1. Double-check the SKUs inside the inventory file. If it’s out of stock, you have to email the disappointed customer, issue a refund or backorder.
2. Route the order. Choose the appropriate distribution vendor – dropshipper, fulfillment enter, etc. – to fulfill the order. Manually enter info into a spreadsheet or flat file in their preferred format. Then send them an email or FTP.
3. Update Inventory. Later, you receive shipped order(s) information from your vendors. Update the inventory in your shopping cart. Copy and paste the tracking number back into shopping cart, and mark it shipped.
4. Communicate with the customer. Send the customer an email telling him that the product has shipped.
What’s All This Cost?
Let’s assume you pay somebody – or yourself (your time is money, right?) – $19 per hour to handle these functions*. Data from our customers suggest each manually processed order can take about 12-15 minutes to complete.
That’s over $4 per order. Not on marketing expenses or shipping. Just to manage your order lifecycle.
So if you’re doing 1,000 orders a month, that’s up to 250 man hours or $4,000 per month!
The order lifecycle process is complex enough with one online storefront and one vendor. When you are using five marketplaces and multiple distribution vendors, these manual processes don’t scale, but your costs do.
Automating your order lifecycle –inventory management, order routing and shipment tracking processes – can significantly reduce your time and labor costs. Orders are routed and systems updated in near real time (vs. up to 15 minutes), giving you valuable time and money to reinvest in your growth elsewhere. Plus, the right automation platforms will allow you to scale going forward, simplifying the addition of new storefronts and distribution vendors to your supply chain ecosystem.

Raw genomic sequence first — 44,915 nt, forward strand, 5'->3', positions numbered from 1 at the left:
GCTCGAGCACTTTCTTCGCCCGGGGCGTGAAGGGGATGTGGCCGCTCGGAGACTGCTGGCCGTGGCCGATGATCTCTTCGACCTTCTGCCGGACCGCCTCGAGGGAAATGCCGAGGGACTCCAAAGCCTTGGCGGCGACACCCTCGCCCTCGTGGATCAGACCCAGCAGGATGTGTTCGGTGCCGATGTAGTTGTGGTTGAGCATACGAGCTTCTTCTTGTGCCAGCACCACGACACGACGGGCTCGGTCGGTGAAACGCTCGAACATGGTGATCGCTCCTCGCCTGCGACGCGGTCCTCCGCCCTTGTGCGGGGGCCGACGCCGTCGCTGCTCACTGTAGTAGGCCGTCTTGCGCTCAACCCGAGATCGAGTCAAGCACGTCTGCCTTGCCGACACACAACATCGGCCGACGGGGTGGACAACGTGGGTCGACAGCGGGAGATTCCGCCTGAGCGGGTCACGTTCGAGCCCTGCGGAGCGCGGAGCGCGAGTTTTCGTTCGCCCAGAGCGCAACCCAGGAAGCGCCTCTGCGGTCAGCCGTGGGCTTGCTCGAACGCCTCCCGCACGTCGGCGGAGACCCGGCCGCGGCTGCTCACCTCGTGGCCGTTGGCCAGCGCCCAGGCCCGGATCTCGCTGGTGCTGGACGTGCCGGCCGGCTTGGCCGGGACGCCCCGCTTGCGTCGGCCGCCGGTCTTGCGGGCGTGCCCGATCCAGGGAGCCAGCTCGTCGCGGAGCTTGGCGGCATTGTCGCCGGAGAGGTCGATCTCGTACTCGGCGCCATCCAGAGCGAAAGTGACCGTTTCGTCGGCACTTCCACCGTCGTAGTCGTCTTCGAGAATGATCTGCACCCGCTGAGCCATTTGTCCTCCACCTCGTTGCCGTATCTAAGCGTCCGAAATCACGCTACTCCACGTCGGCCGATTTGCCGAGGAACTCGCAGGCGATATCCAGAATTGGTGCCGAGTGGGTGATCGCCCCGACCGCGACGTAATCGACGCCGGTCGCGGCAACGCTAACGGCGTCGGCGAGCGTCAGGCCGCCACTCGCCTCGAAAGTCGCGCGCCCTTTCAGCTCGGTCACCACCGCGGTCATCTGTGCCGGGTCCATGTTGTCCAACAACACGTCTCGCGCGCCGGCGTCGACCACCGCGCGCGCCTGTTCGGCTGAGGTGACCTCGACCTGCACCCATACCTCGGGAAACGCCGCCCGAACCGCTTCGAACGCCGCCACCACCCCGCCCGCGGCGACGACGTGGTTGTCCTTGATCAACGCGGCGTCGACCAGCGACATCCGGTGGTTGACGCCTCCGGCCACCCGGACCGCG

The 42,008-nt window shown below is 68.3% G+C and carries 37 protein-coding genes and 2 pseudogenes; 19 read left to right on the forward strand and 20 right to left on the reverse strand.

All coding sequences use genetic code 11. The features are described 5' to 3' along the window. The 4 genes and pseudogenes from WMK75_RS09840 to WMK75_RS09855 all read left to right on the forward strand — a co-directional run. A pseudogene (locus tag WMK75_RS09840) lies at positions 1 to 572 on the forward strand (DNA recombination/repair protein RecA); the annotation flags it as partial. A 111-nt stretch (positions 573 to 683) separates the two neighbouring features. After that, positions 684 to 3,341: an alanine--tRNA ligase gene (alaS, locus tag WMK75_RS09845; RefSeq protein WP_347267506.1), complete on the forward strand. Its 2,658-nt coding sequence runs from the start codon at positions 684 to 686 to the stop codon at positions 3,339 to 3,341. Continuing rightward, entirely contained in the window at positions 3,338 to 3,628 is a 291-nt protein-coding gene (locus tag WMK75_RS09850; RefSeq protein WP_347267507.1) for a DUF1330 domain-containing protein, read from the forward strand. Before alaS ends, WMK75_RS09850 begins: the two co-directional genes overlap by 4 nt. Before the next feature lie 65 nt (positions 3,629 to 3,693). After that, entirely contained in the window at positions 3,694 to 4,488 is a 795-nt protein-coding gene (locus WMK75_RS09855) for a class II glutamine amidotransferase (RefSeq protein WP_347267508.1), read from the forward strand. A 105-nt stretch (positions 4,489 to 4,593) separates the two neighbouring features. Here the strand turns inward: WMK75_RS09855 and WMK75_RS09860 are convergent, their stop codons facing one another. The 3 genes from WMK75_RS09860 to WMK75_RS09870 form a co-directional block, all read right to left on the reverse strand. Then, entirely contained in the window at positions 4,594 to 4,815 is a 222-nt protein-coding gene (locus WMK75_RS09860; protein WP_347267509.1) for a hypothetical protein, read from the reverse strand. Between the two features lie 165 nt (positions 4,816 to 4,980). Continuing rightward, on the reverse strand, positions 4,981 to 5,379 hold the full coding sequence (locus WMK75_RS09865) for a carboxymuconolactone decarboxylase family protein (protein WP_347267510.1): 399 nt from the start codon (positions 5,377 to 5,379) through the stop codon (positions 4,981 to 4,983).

*based on $50K salary (261 days x 10 working hours per day)
eCommerce automation is the next big revolution in ecommerce.
Over the past several years, ecommerce has grown exponentially. It’s been democratized – by players such as Shopify, Bigcommerce, Magento, etc. – that have made it easier and cheaper than ever to start an online store (Shopify alone has exploded from 20,000 customers to 140,000 in the past couple years!)
Back when I started my first ecommerce business, it was still the wild west (see Kurt Heinrich’s answer to What are some potential low-cost businesses that can be started and operated by a teenager?) Simply having an online retail presence in a niche market was your competitive advantage (okay…maybe it wasn’t quite that easy…but it’s somewhat true.). The barrier to entry was higher because it wasn’t so easy to start up an online store. The solutions at the time were either open source PHP carts, writing your own from scratch, or Yahoo Stores — all of which you probably needed a degree in computer science to use.
So with all this tremendous innovation on the front end of ecommerce (shopping carts, mobile, two-day shipping, same day shipping!), there’s been an area of ecommerce that’s been neglected. That is: what happens to an order after it’s been placed?